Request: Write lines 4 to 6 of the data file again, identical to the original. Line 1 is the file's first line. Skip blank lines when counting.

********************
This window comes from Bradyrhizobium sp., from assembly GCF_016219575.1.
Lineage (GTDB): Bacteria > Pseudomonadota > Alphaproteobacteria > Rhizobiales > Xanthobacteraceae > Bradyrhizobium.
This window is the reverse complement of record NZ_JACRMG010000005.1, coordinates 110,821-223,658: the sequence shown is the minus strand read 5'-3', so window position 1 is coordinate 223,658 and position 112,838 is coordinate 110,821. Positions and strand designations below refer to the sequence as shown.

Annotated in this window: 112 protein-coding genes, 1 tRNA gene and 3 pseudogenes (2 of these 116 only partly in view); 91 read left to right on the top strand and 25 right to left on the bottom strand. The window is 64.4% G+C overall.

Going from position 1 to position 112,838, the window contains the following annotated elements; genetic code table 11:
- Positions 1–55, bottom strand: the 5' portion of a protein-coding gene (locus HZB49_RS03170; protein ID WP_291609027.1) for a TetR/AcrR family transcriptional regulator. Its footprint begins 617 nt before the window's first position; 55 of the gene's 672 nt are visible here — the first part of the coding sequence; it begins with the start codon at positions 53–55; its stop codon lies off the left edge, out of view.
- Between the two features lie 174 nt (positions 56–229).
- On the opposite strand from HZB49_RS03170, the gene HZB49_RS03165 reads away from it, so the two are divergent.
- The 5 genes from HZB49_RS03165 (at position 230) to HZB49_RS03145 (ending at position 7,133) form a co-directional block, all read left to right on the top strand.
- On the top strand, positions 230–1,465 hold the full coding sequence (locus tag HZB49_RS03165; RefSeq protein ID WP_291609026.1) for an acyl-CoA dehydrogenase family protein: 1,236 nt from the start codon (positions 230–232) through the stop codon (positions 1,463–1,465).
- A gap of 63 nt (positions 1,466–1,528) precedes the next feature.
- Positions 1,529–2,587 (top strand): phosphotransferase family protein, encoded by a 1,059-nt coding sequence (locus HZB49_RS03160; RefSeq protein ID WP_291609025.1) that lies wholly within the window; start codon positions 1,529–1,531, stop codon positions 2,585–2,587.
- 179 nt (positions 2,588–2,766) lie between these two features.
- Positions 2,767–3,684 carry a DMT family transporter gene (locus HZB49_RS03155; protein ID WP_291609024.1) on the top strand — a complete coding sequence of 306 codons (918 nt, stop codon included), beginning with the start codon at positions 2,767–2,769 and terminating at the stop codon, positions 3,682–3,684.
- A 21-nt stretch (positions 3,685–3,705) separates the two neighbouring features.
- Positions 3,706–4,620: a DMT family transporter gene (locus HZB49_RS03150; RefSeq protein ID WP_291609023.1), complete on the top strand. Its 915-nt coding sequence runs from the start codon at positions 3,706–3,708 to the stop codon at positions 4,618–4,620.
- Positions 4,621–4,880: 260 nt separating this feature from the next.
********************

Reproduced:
Annotated in this window: 112 protein-coding genes, 1 tRNA gene and 3 pseudogenes (2 of these 116 only partly in view); 91 read left to right on the top strand and 25 right to left on the bottom strand. The window is 64.4% G+C overall.

Going from position 1 to position 112,838, the window contains the following annotated elements; genetic code table 11:
- Positions 1–55, bottom strand: the 5' portion of a protein-coding gene (locus HZB49_RS03170; protein ID WP_291609027.1) for a TetR/AcrR family transcriptional regulator. Its footprint begins 617 nt before the window's first position; 55 of the gene's 672 nt are visible here — the first part of the coding sequence; it begins with the start codon at positions 53–55; its stop codon lies off the left edge, out of view.